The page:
‘Hamlet’ from Manga Shakespeare: a guest article by Kate Holden

William Shakespeare, adapted by Richard Appignanesi & illustrated by Emma Vieceli, 196 pages, A5 softback book, Self Made Hero, £6.99.  Available in high street bookstores or online stores such as Amazon.

Mole note: spolier alert for Hamlet!  This article is best read if you already know the basic story and characters of Hamlet, either having read it, seen it on the stage or as a film etc.

So without further ado, I’ll hand you over to Kate…

HamletCover

Let’s look at Emma Vieceli’s Hamlet:

Hamlet, as I’m sure you’ve been told, is considered one of the greatest works of Literature that exists. Sadly Hamlet is often forced upon school children too young to appreciate it, causing a lifelong resentment of something that’s truly brilliant. Reading the dry text, I have to admit even with a degree in English Literature, can be a chore. To truly experience Hamlet, you need to see it. Because of this, I feel that reading the Manga Shakespeare adaptation is an excellent way to experience the story, as it is much closer to seeing it performed on the stage or on film.

It is important to remember, however, that all performances of Shakespeare plays are interpretations. This comic is an adaptation of the text. The dialogue has been condensed to two hundred pages, and illustrator Emma has made her own decisions about the setting and characters based on her interpretation of the text.

In this article, I will attempt to explain the comic adaptation from a literary perspective in plain English, and point out some interesting things. Since Emma Vieceli also has a degree in English Lit, you can be assured that this adaptation has been considered intelligently.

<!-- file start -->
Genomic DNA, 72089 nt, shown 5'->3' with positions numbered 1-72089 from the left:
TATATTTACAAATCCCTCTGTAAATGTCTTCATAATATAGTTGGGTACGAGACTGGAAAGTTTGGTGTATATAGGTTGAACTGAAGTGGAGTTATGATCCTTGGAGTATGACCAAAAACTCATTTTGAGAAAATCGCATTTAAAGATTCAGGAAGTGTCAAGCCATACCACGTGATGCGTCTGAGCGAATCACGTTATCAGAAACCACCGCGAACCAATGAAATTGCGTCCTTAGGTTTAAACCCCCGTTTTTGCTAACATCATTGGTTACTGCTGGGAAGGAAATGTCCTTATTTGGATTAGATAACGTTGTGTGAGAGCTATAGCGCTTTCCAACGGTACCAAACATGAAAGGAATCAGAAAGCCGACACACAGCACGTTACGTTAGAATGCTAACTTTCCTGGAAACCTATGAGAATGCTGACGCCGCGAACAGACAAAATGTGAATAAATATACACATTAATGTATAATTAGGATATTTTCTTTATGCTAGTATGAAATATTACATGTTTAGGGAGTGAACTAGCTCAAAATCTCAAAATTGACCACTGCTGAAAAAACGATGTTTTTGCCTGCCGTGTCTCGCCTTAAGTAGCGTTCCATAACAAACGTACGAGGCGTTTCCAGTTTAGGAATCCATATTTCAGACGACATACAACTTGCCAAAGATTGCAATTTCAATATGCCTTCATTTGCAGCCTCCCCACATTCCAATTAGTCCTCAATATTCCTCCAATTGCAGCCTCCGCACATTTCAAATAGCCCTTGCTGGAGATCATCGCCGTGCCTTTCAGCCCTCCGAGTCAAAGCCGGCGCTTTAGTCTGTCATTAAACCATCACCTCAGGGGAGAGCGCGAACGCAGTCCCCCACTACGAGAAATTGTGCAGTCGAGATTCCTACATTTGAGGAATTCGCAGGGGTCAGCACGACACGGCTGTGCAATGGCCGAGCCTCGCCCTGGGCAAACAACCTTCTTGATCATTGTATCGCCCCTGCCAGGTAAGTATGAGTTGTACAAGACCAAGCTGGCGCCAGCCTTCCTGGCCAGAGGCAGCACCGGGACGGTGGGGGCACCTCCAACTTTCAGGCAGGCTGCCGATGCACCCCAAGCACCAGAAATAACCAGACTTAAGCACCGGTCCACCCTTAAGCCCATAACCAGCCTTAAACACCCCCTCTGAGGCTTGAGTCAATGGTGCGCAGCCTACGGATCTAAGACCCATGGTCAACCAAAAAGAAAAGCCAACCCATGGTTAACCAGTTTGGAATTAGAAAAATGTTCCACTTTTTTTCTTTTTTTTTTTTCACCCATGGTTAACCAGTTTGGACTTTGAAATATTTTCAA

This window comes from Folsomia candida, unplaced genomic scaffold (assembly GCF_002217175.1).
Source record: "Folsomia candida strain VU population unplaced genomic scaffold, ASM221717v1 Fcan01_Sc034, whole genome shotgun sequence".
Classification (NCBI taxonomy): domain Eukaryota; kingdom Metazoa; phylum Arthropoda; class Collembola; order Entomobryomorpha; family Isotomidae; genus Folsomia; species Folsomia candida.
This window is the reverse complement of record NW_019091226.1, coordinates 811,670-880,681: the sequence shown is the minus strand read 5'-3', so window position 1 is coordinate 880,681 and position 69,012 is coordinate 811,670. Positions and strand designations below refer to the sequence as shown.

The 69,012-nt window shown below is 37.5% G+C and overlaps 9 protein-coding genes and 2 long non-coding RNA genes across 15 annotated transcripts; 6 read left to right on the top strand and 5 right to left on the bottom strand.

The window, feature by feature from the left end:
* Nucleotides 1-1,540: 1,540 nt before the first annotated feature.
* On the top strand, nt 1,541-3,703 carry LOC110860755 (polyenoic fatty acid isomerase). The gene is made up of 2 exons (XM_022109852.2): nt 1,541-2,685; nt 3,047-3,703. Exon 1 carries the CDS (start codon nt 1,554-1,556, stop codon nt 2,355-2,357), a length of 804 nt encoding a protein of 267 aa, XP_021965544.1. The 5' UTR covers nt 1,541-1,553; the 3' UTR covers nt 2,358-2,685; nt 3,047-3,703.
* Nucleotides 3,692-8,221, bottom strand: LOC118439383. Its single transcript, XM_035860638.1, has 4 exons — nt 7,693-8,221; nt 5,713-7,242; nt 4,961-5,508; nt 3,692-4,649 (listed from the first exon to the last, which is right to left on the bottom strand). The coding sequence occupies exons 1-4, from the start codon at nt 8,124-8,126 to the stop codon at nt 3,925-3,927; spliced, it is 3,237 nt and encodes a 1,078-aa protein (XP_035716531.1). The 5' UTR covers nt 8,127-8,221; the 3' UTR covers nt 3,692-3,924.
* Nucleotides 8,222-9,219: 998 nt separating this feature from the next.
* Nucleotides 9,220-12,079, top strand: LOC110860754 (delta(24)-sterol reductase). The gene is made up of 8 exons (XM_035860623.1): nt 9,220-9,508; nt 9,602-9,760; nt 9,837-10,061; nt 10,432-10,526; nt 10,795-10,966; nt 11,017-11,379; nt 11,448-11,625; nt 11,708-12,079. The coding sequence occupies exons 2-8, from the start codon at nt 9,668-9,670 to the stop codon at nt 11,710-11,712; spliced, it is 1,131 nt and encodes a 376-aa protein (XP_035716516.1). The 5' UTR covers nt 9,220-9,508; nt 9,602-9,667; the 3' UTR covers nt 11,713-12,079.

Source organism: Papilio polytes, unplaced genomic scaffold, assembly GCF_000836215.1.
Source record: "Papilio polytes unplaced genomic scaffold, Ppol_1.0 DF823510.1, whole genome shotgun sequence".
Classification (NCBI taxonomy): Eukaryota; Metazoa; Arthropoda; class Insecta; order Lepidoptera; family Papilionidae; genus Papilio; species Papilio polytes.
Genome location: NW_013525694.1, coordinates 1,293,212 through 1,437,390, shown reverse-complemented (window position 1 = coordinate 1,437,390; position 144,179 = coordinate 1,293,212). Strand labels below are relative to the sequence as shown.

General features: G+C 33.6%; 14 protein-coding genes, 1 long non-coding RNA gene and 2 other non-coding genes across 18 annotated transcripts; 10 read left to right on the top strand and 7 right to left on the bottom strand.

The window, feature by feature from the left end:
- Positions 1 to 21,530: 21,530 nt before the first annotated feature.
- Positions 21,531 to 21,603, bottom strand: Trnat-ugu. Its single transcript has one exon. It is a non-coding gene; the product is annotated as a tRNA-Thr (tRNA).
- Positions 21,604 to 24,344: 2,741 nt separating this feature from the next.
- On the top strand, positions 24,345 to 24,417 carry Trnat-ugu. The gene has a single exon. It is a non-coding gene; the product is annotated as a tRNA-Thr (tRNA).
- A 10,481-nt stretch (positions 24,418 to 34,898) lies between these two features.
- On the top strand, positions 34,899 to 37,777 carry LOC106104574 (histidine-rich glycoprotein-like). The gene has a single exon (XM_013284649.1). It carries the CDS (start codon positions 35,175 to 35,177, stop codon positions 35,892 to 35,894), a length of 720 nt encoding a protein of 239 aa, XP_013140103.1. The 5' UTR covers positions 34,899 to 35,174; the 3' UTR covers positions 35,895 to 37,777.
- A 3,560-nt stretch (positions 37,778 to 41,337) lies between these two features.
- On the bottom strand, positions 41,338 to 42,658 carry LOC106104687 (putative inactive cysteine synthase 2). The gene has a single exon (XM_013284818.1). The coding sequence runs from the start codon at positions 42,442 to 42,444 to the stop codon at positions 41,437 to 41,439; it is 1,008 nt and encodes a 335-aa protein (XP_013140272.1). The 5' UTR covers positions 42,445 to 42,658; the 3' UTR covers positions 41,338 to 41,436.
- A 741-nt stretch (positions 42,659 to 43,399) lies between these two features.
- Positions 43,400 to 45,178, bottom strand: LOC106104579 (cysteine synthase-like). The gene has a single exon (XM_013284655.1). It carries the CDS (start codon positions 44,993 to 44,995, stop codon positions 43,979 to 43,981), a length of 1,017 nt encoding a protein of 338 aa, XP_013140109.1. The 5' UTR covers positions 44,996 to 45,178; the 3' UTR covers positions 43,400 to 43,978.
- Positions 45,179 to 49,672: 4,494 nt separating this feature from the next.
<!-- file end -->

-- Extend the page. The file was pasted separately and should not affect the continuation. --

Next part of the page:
HamletToBe

Hamlet is a tragedy. The definition of a tragedy is a story concerning the downfall and death of a character who is mighty and heroic, save for an unfortunate fatal flaw. For example, Shakespeare’s Macbeth is a noble man who is brought down by his own ambition (or possibly the ambition of his wife, depending on your interpretation). Hamlet is a particularly complex tragic hero. He becomes obsessed with bringing the truth to light, yet seems paralysed into inaction by his own inner turmoil. There is a lot of discussion about Hamlet’s age in Literary criticism. As a character, he is fascinating depicted as any age, but for a manga adaptation, I have to say I find Emma’s depiction of him as a dashing young adult bishounen quite pleasing! Emma’s Hamlet is less brooding than some depictions. She chooses to emphasise his quick wit, dark humour and his more active and flamboyant side. This works to great effect for the portion of the play in which he feigns madness, and makes him a strong, shounen hero you can root for in a sword fight. Hamlet is noted in the play for his dark, funereal mourning clothes, which he continues to wear some time after his father’s death, to the discomfort of the rest of the court, who are in wedding garb to celebrate his mother’s wedding.

HamletClothes

Hamlet’s clothes are a statement of his disapproval of his mother’s rather early remarriage to her husband’s murderer, and Emma has given his look a rebellious gothic flair which really sets this off. Her Hamlet is a witty, swashbuckling rebel. Perfect, in my opinion, for a comic adaptation.

While we’re on the subject of casting, some other interesting things to note would include Rosencrantz and Guildenstern being presented as twins. This is quite appropriate to the rather unnatural way in which the pair seem to act as one person. They are presented here almost as emotionless dolls and rather unsettling. This reflects their strange role in the play as seemingly unfeeling plot-movers. They eventually die offstage and their death is mentioned merely as a kind of side note.

Ophelia and Laertes deserve a mention, as Emma does a particularly good job of setting them up as very warm, loving siblings before tragedy strikes. Before her madness, Ophilia is portrayed as a very sweet, bubbly girl, and even playing in the river where she will eventually drown in a fit of insanity. By highlighting the comedy in the play, and the brief moments of happiness the characters find, this adaptation makes the tragedy more poignant.